Second, we clearly should have our allies — this is an old- fashioned word — we have our allies covertly helping destroy the Assad regime. There are plenty of Arab-speaking groups that would be quite happy. There are lots of weapons available in the Middle East.


And I agree with — with Senator Santorum's point. This is an administration which, as long as you're America's enemy, you're safe.


You know, the only people you've got to worry about is if you're an American ally.


ROMNEY: I agree with both these gentlemen. It's very interesting that you're seeing, on the Republican platform, a very strong commitment to say we're going to say no to Iran. It's unacceptable for Iran to have a nuclear weapon.


And — and Rick is absolutely right. Syria is their key ally. It's their only ally in the Arab world. It is also their route to the sea. Syria provides a — a shadow over Lebanon. Syria is providing the armament of Hezbollah in Lebanon that, of course, threatens Israel, our friend and ally.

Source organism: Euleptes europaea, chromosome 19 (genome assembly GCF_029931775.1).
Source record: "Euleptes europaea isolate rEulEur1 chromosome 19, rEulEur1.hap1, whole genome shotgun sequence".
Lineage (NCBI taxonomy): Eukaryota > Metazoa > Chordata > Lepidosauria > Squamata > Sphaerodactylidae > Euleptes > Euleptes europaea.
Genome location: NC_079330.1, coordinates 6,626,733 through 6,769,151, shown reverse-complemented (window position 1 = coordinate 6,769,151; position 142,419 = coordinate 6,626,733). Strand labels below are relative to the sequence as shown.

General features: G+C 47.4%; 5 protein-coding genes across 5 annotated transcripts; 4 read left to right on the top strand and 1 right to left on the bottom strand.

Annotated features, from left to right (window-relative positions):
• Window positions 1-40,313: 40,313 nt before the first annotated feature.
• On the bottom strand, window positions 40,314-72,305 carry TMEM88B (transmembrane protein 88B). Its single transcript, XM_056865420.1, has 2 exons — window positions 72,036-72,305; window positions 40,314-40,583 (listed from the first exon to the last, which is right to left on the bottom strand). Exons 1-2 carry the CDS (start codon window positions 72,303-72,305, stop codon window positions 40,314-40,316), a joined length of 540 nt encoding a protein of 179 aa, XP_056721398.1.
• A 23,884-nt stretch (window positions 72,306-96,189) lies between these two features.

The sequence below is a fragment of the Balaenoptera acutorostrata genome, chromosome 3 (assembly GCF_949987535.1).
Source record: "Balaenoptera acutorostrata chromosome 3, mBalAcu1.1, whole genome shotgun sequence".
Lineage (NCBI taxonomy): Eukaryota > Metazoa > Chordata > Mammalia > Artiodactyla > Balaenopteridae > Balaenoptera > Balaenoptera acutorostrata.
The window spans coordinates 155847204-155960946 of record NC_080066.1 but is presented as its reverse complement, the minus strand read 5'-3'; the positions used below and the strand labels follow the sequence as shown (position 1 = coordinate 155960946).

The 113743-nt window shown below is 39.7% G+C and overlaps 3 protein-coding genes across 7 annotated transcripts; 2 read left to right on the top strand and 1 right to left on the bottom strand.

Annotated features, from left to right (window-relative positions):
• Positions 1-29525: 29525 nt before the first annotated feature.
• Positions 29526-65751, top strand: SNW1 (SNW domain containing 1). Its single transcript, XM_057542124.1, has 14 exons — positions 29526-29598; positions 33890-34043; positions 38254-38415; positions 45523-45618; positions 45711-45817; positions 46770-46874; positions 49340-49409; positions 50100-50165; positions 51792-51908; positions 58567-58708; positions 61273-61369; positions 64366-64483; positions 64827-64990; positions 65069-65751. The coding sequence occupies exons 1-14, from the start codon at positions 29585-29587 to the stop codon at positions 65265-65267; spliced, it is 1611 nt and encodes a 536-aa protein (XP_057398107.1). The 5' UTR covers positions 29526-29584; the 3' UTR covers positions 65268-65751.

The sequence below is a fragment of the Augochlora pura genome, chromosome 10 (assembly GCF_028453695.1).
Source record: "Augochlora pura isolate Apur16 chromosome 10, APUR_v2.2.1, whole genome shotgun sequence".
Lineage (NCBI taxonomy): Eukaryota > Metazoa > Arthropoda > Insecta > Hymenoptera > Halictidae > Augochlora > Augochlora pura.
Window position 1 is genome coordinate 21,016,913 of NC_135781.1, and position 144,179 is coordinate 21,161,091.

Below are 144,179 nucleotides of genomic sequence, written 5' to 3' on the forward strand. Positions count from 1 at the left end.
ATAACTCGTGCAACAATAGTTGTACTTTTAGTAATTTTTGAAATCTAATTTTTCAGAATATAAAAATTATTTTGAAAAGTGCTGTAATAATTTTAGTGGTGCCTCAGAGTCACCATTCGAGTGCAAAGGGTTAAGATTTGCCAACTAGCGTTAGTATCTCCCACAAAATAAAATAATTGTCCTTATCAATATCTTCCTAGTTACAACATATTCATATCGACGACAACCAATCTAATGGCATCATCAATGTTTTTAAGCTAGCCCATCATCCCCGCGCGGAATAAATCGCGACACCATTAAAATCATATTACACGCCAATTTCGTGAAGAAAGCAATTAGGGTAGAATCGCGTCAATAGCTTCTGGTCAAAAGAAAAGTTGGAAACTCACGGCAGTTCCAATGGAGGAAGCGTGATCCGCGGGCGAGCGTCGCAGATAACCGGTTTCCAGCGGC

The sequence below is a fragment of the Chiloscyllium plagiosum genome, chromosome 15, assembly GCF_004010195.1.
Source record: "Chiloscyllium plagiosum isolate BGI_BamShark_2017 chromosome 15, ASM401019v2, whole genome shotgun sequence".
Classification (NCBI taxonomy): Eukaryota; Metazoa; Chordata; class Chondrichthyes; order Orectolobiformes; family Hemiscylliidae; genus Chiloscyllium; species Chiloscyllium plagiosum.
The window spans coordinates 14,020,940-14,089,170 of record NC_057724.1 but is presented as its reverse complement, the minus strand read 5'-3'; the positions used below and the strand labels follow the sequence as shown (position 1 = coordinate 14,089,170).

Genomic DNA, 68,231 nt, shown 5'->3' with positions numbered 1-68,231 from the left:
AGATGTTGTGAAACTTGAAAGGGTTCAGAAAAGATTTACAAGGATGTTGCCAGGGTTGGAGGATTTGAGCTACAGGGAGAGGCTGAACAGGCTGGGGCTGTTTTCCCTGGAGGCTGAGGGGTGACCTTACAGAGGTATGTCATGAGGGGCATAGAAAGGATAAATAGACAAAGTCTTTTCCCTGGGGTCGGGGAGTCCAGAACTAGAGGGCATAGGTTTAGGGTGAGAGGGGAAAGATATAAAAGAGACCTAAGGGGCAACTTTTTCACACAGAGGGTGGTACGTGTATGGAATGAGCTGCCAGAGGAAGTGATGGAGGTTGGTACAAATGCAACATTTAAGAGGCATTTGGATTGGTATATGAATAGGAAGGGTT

We have very bad news that's come from the Middle East over the past several months, a lot of it in part because of the feckless leadership of our president.


But one little piece of good news, and that is the key ally of Iran, Syria, is — has a leader that's in real trouble. And we ought to grab a hold of that like it's the best thing we've ever seen.


There's things that are — we're having a hard time getting our hands around, like, what's happening in Egypt. But in Syria, with Assad in trouble, we need to communicate to the Alawites, his friends, his ethnic group, to say, look, you have a future if you'll abandon that guy Assad.


We need to work with — with Saudi Arabia and with Turkey to say, you guys provide the kind of weaponry that's needed to help the rebels inside Syria. This is a critical time for us.


If we can turn Syria and Lebanon away from Iran, we finally have the capacity to get Iran to pull back. And we could, at that point, with crippling sanctions and a very clear statement that military action is an action that will be taken if they pursue nuclear weaponry, that could change the course of world history.